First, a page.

I know a lot of people are giving out that the Mako Mori test allows a film to get away with only having one woman, but I’m really glad to have a test for how good a female character actually is. Neither the Bechdel nor the Mako Mori test actually tell you if the film is definitely feminist, a film can pass either one and still be hugely problematic. But it’s obvious that Pacific Rim and Avengers do better with characterisation of women than films with the same proportion of women or who get the same rank on the Bechdel test (one out of three). I think we should certainly not replace the Bechdel Test, but being able to point to characters like Mako and Black Widow and say “This character passes the Mako Mori test, this film respects this female character” is a really useful tool to ADD to the Bechdel Test. Then we can say “Transformers failed both tests, but Pacific Rim failed the Bechdel test and passed the Make Mori test. If you want to see giant robots, Pacific Rim is a better, more feminist movie!”

  • brilance

    This is a cool idea. I was skeptical about the Mako Mori test at first, because I saw it as a bit of a cop-out or excuse. But I like the idea of having a more relative ranking, and not just a binary. You could look at other factors, too, like racial diversity.

    Someone should make a website that just does this for all movies. Like those sites that rate movies based on how “family-friendly” they are, but for tests dealing with inclusion & diversity instead.

  • BlaughDaugh

    Isn’t it sad, though, when Japanese giant robot films/series (some over 20 years older than this film) generally have more women in them who not only pass the Mako Mori test but also the Bechdel test? Sure, there are problematic elements to a lot of these, but jeez if there aren’t a LOT of women in them. I am not sure how the POC element fits in but I think that is more of an issue in the States overall.
    There are some cool female characters in the US flim geekosphere but all too often, they are the lone estrogen-producers among the main characters. Maybe we can take some time away from Sherlock/Avengers/Doctor Who worship and use social media to demand more complex female characters in general.

  • TKS

    There is one for the Bechdel test. I am sure, if the Mako Mori test sticks around, there will be one eventually.

  • EleniRPG

    The Mako Mori test should not be seen as an alternative, but maybe as a complement to the Bechdel Test. Two named wives blabbing about shoes as their husbands excuse themselves to discuss the actual movie plot? It would pass Bechdel, but really suck. The most feminist-friendly films should pass both.

  • domytoruluq

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    Now, I think that the Mako Mori test as it is still needs to be
    combined with the Bechdel-one woman just doesn’t cut it-in order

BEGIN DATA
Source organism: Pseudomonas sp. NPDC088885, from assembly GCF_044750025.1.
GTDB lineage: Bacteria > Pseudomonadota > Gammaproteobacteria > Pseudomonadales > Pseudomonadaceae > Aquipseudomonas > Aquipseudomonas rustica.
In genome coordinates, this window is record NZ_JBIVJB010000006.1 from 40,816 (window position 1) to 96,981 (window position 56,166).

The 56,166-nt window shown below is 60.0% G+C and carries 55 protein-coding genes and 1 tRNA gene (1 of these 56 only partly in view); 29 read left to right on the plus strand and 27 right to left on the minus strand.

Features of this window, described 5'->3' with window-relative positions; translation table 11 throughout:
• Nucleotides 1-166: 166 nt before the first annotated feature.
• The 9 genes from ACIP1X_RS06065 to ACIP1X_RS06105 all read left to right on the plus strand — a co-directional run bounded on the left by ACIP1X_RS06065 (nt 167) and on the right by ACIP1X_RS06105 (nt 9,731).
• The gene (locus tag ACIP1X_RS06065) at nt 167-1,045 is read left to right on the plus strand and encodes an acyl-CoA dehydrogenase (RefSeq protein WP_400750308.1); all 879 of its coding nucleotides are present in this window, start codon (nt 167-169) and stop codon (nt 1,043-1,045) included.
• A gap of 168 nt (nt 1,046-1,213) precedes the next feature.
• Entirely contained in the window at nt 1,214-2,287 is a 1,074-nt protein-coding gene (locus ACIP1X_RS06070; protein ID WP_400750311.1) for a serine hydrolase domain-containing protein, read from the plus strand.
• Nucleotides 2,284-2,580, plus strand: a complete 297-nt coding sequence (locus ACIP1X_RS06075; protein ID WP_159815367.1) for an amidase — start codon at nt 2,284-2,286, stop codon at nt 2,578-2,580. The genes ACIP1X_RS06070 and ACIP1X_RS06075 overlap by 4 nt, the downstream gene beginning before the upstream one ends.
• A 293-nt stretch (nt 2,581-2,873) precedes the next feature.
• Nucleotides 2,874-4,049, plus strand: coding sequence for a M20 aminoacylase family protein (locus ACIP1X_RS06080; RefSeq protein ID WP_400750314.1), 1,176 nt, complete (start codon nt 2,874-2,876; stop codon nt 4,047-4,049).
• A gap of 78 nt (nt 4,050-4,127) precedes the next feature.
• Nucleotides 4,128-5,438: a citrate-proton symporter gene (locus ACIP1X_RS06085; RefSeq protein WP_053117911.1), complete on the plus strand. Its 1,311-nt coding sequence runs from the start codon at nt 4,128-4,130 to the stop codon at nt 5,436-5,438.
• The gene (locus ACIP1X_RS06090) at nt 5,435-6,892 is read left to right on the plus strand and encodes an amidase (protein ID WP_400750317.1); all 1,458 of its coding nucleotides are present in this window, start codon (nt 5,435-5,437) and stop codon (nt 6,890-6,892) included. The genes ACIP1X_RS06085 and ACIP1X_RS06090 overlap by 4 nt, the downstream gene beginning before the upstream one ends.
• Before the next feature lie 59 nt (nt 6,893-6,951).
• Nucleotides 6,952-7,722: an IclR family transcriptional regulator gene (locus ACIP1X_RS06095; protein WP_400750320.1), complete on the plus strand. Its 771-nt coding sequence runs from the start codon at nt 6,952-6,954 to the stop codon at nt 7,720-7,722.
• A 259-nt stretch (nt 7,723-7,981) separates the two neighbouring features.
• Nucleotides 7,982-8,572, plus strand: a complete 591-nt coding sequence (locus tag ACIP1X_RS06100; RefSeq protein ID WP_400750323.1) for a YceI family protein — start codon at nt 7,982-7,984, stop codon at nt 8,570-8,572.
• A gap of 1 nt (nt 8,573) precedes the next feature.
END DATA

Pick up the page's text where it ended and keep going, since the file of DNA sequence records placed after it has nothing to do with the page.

to truly raise the bar. We have to appreciate progress’ baby steps, but
    we also shouldn’t settle for less.

  • Anonymous

    I see your point, but I think that your argument that it “justifies” lone female narratives can just as well be applied to non-meaningful female interaction narratives in the Bechdel Test. Neither the Bechdel Test nor this Mako Mori Test really “save” films one way or the other. They’ll always depend on context. I think, as Ciella mentioned, if the tests are used together, they demonstrate different ways in which films can be meaningful in terms of gender representation. One aspect discusses inter-female character interactions, the other assesses female character arc or agency, and you could probably create a series of other tests to use together as a sort of assay.

    I don’t think the Mako Mori Test gives movies a get-out-of-having-multiple-women-represented card any more than the Bechdel Test gives movies a get-out-of-depicting-women-with-their-own-meaningful-story-arcs card.

    I think it’s a valuable thing to consider, particularly since you can apply both the Mako Mori Test and the Bechdel Test in conjunction and see what it gives you.

  • Anonymous

    I think it would be cool (though admittedly complex) to have a sort of cross reference database to view how the film passes many of these other tests, like Bechdel, Mako Mori, Reverse Bechdel (which I only find useful for context to the Bechdel), Racial Bechdel*, Queer Bechdel*, etc. Just an interesting way to see how movies intersect in a litany of identities and how the general scene of film comes up.

    *For lack of better names

  • Aundrea Singer

    I love the idea of a Mako Mori test, but I think it should be a supplement to, not an alternative for the Bechdel test. After all, Mori didn’t have a single conversation with another woman in the entire film.

  • Aundrea Singer

    Agreed (sadly). And the fact that he ejected her and then piloted the Jaeger solo for the second time was completely about his story, not hers. I know it’s been argued on this site that Mori was the main character of the film while Raleigh was the narrator, but I personally couldn’t think of him as anything else. The story started with him and was very obviously about his journey to personal redemption, with Mori there as an extremely important but still secondary character. I think if it had been otherwise, I wouldn’t have felt so disappointed when Raleigh ejected her from their Jaeger in the final scenes. As it was, it ultimately felt very status quo and seemed to underscore Raleigh’s greater importance in the story.